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Martinez relinquishes control

He's off just a little and gets outdueled

The biggest lesson of the racetrack -- i.e. there are no sure things -- was reinforced at Fenway Park last night. Red Sox ace Pedro Martinez came rolling into the game having won three straight, and having pitched 16 consecutive scoreless innings. The last time he faced the lowly Tampa Bay Devil Rays at home (Aug. 12), he hurled a shutout, 6-0.

But just two bad pitches were enough to do in Martinez, as the Sox lost to the Devil Rays, 5-2.

Tampa Bay's Carl Crawford deposited Martinez's second pitch of the night over the Green Monster, and Rocco Baldelli launched one to left-center in the third inning. Martinez pitched six innings, and gave up just three hits while striking out 10. But he did walk five, while throwing 113 pitches, and the bottom line is that Devil Rays rookie Scott Kazmir, who made no mistakes in six scoreless innings, won the pitching duel.

"My control was a little off all night," said Martinez (16-6). "I wasn't in my groove. I just battled and tried to stay in the game. Five walks got my pitch count up and got me out of there.

"On the homers [both on 1-and-0 counts], I wanted to get it over the plate. Crawford got one and hit it out, and Rocco got a curveball and hit it out. You tip your cap. You give credit to the rookie. He pitched a great game. My team was still a little flat from the road trip. There's nothing you can do. Just move on and get them tomorrow."

The temperature was 58 degrees at game time, and after Crawford hit his homer, it was apparent that Martinez was struggling with his control, as he walked the next two hitters, Julio Lugo and Aubrey Huff.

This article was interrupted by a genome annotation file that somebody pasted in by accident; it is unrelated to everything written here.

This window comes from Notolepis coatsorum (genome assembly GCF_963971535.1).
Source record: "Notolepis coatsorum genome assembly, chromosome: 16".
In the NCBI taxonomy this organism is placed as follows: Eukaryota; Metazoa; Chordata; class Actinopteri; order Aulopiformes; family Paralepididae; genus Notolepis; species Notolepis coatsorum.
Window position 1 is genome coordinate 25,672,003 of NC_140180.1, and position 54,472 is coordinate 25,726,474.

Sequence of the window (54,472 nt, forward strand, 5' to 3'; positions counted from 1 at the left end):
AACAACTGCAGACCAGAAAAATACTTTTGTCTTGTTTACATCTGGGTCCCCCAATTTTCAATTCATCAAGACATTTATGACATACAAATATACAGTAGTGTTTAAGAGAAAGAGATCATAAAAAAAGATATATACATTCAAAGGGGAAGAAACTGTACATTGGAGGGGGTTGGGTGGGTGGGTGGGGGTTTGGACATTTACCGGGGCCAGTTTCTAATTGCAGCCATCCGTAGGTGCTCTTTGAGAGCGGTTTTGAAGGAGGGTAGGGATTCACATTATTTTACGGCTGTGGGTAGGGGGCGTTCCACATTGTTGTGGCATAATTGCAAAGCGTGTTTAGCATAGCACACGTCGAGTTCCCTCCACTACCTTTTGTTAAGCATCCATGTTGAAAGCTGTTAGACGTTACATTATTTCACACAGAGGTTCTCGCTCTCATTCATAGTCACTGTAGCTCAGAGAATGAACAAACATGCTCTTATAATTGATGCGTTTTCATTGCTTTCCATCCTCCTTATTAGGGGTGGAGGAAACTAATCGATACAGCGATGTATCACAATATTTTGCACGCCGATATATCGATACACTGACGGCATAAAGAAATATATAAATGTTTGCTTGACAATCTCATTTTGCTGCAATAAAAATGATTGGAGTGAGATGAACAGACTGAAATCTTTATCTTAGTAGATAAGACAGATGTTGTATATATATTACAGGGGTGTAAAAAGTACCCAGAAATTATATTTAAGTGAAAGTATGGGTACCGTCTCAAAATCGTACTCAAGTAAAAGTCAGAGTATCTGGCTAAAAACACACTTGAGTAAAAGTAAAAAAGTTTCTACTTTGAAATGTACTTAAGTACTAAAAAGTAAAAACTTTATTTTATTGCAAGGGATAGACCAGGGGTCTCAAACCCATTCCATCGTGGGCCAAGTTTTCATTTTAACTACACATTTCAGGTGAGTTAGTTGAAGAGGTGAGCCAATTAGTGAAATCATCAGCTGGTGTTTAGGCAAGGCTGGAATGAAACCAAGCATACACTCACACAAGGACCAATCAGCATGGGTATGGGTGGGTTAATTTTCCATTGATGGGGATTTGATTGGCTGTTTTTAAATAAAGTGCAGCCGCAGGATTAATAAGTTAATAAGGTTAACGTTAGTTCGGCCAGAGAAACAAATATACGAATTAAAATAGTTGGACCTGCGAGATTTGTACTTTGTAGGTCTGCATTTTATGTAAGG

He mowed down the next three Devil Rays to get out of the inning, but he also walked Crawford in the second.

Martinez's stuff was sharp, but he was just slightly off the plate, throwing 44 balls during his outing. The fact that the Red Sox didn't score while he was in there didn't help, either. They had a shot in the second, but David Ortiz was thrown out at home on the back end of a double play. They had another chance in the fifth, but Kevin Millar was picked off second base.

"I don't blame my teammates for not scoring runs," said Martinez. "I just go out and do my job. I don't worry about how many runs I'm going to get. Hopefully, we won't face another rookie [the Red Sox are 0-6 against rookies they have not previously faced]. The rookies are tough on us. Hopefully, we'll face some veterans and make them pay. I don't know why the rookies have done so well against us. I have to wonder."

Martinez's performance would have been good enough to win most nights, but Kazmir was just two pitches better. "His early command wasn't what it usually is," said manager Terry Francona. "They made him work, but he only gave up two homers. If we scored some runs, we're bragging on him, and saying he pitched a great game."

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